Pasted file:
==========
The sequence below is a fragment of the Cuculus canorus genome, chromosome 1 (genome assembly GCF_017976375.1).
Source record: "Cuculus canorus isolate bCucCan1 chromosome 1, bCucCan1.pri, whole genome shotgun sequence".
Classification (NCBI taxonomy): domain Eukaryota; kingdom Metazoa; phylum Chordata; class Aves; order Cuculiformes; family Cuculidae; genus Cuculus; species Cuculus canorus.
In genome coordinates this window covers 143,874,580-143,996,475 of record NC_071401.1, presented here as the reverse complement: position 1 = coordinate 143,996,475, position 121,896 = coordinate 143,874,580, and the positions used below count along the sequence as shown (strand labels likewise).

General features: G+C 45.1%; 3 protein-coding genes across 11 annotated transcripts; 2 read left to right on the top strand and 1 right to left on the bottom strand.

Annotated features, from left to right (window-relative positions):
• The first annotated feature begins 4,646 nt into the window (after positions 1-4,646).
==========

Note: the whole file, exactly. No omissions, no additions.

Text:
The sequence below is a fragment of the Cuculus canorus genome, chromosome 1 (genome assembly GCF_017976375.1).
Source record: "Cuculus canorus isolate bCucCan1 chromosome 1, bCucCan1.pri, whole genome shotgun sequence".
Classification (NCBI taxonomy): domain Eukaryota; kingdom Metazoa; phylum Chordata; class Aves; order Cuculiformes; family Cuculidae; genus Cuculus; species Cuculus canorus.
In genome coordinates this window covers 143,874,580-143,996,475 of record NC_071401.1, presented here as the reverse complement: position 1 = coordinate 143,996,475, position 121,896 = coordinate 143,874,580, and the positions used below count along the sequence as shown (strand labels likewise).

General features: G+C 45.1%; 3 protein-coding genes across 11 annotated transcripts; 2 read left to right on the top strand and 1 right to left on the bottom strand.

Annotated features, from left to right (window-relative positions):
• The first annotated feature begins 4,646 nt into the window (after positions 1-4,646).